Lisbon Is Thriving. But at What Price for Those Who Live There?

Not long ago, Portugal’s capital, Lisbon, was a backwater of Europe. Its historical center was dotted with decrepit and semi-abandoned buildings. Some downtown squares were the domain of prostitutes and drug dealers. The city served as a display case for the devastation of Europe’s debt crisis.

Then, in 2011, the country embarked upon a series of difficult steps in return for an international bailout of 78 billion euros, or $92 billion, among them a new rental law that liberalized the capital’s housing market.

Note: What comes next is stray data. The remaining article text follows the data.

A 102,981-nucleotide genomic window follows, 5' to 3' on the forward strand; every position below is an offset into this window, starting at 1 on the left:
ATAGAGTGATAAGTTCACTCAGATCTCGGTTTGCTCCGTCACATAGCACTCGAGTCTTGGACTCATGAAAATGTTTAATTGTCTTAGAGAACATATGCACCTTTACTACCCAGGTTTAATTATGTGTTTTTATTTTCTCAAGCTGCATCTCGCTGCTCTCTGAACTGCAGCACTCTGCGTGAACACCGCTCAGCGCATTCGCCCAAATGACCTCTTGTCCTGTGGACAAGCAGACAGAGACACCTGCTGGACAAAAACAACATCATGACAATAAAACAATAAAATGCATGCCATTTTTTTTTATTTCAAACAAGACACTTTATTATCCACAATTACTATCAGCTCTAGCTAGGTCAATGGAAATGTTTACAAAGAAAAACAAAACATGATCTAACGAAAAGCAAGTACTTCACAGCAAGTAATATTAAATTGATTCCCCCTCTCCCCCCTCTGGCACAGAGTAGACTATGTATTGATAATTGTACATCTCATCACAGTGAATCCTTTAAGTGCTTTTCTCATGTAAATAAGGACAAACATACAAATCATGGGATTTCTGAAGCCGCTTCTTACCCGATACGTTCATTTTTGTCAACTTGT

Today the city is booming. Tourists stream off cruise ships to fill its squares and ride tuk-tuks up and down the hills. Historical buildings now gleam. New bars and restaurants throb with life.